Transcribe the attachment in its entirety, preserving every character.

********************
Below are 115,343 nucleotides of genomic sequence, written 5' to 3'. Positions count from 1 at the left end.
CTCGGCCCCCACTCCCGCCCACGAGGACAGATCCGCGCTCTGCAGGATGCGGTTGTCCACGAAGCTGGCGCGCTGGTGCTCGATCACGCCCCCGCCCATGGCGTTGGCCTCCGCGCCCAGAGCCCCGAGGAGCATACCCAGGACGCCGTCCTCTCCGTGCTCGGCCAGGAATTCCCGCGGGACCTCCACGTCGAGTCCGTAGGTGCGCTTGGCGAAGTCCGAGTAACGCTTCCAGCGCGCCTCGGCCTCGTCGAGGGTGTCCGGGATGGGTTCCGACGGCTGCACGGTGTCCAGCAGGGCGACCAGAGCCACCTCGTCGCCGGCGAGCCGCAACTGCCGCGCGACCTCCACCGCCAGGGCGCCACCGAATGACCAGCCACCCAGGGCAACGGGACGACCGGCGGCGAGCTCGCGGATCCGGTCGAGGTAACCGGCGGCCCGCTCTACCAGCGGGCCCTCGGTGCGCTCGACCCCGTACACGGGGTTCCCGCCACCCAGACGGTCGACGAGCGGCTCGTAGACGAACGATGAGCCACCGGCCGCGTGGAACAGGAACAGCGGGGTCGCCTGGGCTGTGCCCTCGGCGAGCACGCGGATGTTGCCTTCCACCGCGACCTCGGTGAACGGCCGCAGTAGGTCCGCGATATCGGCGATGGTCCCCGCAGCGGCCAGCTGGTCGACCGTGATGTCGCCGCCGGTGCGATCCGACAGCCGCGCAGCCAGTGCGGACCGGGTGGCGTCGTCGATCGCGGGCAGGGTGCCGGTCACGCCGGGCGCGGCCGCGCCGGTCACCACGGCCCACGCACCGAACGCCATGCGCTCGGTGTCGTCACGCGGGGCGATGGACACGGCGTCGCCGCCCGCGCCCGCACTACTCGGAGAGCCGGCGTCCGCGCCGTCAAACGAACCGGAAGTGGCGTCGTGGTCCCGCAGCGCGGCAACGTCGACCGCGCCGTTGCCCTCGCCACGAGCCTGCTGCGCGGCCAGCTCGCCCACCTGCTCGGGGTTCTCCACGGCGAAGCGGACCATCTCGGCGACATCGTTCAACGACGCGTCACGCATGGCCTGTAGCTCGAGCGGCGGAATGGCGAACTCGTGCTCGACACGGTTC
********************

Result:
Below are 115,343 nucleotides of genomic sequence, written 5' to 3'. Positions count from 1 at the left end.
CTCGGCCCCCACTCCCGCCCACGAGGACAGATCCGCGCTCTGCAGGATGCGGTTGTCCACGAAGCTGGCGCGCTGGTGCTCGATCACGCCCCCGCCCATGGCGTTGGCCTCCGCGCCCAGAGCCCCGAGGAGCATACCCAGGACGCCGTCCTCTCCGTGCTCGGCCAGGAATTCCCGCGGGACCTCCACGTCGAGTCCGTAGGTGCGCTTGGCGAAGTCCGAGTAACGCTTCCAGCGCGCCTCGGCCTCGTCGAGGGTGTCCGGGATGGGTTCCGACGGCTGCACGGTGTCCAGCAGGGCGACCAGAGCCACCTCGTCGCCGGCGAGCCGCAACTGCCGCGCGACCTCCACCGCCAGGGCGCCACCGAATGACCAGCCACCCAGGGCAACGGGACGACCGGCGGCGAGCTCGCGGATCCGGTCGAGGTAACCGGCGGCCCGCTCTACCAGCGGGCCCTCGGTGCGCTCGACCCCGTACACGGGGTTCCCGCCACCCAGACGGTCGACGAGCGGCTCGTAGACGAACGATGAGCCACCGGCCGCGTGGAACAGGAACAGCGGGGTCGCCTGGGCTGTGCCCTCGGCGAGCACGCGGATGTTGCCTTCCACCGCGACCTCGGTGAACGGCCGCAGTAGGTCCGCGATATCGGCGATGGTCCCCGCAGCGGCCAGCTGGTCGACCGTGATGTCGCCGCCGGTGCGATCCGACAGCCGCGCAGCCAGTGCGGACCGGGTGGCGTCGTCGATCGCGGGCAGGGTGCCGGTCACGCCGGGCGCGGCCGCGCCGGTCACCACGGCCCACGCACCGAACGCCATGCGCTCGGTGTCGTCACGCGGGGCGATGGACACGGCGTCGCCGCCCGCGCCCGCACTACTCGGAGAGCCGGCGTCCGCGCCGTCAAACGAACCGGAAGTGGCGTCGTGGTCCCGCAGCGCGGCAACGTCGACCGCGCCGTTGCCCTCGCCACGAGCCTGCTGCGCGGCCAGCTCGCCCACCTGCTCGGGGTTCTCCACGGCGAAGCGGACCATCTCGGCGACATCGTTCAACGACGCGTCACGCATGGCCTGTAGCTCGAGCGGCGGAATGGCGAACTCGTGCTCGACACGGTTC